Prepaid debit cards are marketed as a solution for people who don't have checking accounts or can't get approved for a credit card. They are also given as gifts by people who want to essentially give cash. However, these cards have many differences from traditional debit and credit cards that can cost you money if you don't know what to watch out for. Here's how to avoid unexpected fees and other problems that can arise when using a prepaid debit card.

IN PICTURES: 6 Major Credit Card Mistakes

Read the Fine Print
Some cards charge a monthly fee that will quickly eat away at your balance. There may also be a fee to withdraw cash at an ATM, a fee for not using the card, a fee to activate the card and more. The Visa RushCard, for example, has a one-time card fee ranging from $3.95 to $14.95, a monthly fee of $9.95 (if you sign up for the card's monthly plan rather than its pay-as-you-go plan) and a fee of $1.00 to make a purchase using your PIN number. Those are only three of the possible fees users could incur with just this card.

Watch Out for Chargebacks
Some retailers don't accept these cards - though they may appear to at the time of your purchase. If the charge is later declined, you could find yourself suddenly on the hook for a purchase that you thought was already paid for. This happened to a customer who tried to use a Green Dot prepaid debit card to purchase several songs from iTunes. Normally, iTunes will decline a card as soon as the user enters his or her billing information if there is a problem. In this case, the customer successfully purchased several songs using the prepaid debit card, but the next time she logged into her iTunes account, she discovered that the charges had been declined and she had a debt to Apple, which she ended up paying with a regular credit card.

IN PICTURES: 7 Tips For Closing A Credit Card

Monitor Your Card Activity
Prepaid debit cards don't automatically issue statements like credit and debit cards, so you need another way to keep track of your spending. To keep track of your purchases and your balance, it is usually possible to register your card through the issuer's website and view your card activity online.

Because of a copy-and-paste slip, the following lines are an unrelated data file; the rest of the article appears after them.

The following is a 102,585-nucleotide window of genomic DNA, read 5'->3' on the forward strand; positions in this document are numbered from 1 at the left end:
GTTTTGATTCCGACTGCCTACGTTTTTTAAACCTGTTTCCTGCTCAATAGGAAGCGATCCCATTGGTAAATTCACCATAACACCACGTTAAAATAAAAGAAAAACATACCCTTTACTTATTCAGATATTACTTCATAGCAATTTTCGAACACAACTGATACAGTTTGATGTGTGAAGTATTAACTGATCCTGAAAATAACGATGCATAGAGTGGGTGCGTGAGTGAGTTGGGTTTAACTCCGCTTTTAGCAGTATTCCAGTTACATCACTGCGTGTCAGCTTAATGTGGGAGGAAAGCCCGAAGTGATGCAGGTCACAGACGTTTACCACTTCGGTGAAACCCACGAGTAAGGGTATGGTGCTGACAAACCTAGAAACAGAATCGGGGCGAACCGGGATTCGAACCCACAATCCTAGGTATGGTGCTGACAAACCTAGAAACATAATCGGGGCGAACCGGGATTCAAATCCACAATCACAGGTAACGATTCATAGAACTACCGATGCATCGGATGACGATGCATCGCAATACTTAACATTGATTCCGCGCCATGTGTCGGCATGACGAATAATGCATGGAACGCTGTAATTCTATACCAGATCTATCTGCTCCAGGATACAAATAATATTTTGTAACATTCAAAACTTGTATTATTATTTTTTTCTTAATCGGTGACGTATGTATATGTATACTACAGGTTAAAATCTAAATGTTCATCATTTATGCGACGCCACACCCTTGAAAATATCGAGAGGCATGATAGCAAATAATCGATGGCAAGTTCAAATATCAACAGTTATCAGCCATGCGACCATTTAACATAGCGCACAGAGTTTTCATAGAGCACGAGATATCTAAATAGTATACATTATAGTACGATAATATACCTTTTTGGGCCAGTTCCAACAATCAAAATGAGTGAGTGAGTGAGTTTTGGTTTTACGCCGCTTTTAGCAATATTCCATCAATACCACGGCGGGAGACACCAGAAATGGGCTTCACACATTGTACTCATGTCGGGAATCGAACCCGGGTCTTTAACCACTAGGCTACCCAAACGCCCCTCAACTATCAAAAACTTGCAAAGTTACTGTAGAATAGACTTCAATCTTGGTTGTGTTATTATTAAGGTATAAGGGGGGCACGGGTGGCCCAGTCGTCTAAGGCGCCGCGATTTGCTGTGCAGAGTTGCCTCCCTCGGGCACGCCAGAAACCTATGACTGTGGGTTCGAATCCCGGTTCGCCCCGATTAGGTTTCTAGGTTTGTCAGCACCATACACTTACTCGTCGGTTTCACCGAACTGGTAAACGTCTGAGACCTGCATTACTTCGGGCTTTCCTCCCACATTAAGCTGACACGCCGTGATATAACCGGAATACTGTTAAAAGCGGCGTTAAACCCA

As far as balance-checking fees, here is one example of what you might encounter. The NetSpend prepaid Visa debit card does not charge a fee for what it calls "Non-Monetary Transactions - Via Internet," but it charges up to 50 cents for "Non-Monetary Transactions - Via Toll Free Number" and "Non-Monetary Transactions - at ATM." With some prepaid debit cards, it is not always clear exactly how much you will be charged or what activities you will be charged for. (For more, see Prepaid "Credit" Cards: Convenience At A Cost.)

Don't Lose Your Card
With many prepaid debit cards, it would be easy for someone who found it to use up your remaining balance without getting caught, and you may be less likely to get your money back than you would be with a traditional credit or debit card that was reported as lost or stolen. Prepaid cards don't always have the same protections as traditional debit and credit cards - it's important to read the terms and conditions of the card you own or are considering applying for to understand what your liability could be in such a situation.

There may also be a fee to replace your prepaid debit card if it is lost or stolen. The AchieveCard MasterCard prepaid debit card charges a replacement fee of $9.95 for a lost or stolen card, and if you want expedited shipping for your replacement card, the fee jumps to $29.95.

If you find yourself the owner of a prepaid debit card that you don't really need (perhaps you received one as a gift), here are some ways to quickly use up the balance and ditch the card. (For more, see Debit Cards: Why They're Not As Safe As You Think.)

Use the Entire Card Balance
If your goal is to get rid of the card, you should purchase something that you won't be returning, like groceries. If you use the card to buy something that you later decide to return, enough time may have passed that the card will charge you a monthly fee.

Know how much money is on the card before you start shopping and make sure your total, including tax, will be less than the balance before you check out. If you try to buy $51 worth of stuff with a $50 card, your purchase will be declined because there is no overdraft with these cards. Alternately, you can spend above the card balance and ask the cashier to put $50 on the card, then use another method of payment to cover the rest of your purchase.

Purchase a Regular Gift Card
With this strategy, you essentially exchange a card with unfamiliar terms and fees for a card that's easier to manage. Many grocery stores sell a plethora of gift cards, so you can easily convert your prepaid card into money for a store that you frequent.

You could also wipe out the balance by using the card to send yourself an Amazon email gift card. Amazon's email gift cards can be sent in custom amounts, so if you have a prepaid debit card with, say, $2.25 remaining, this is a good way to use it up. (To learn more, check out 6 Tips For Getting The Most Out Of Gift Cards.)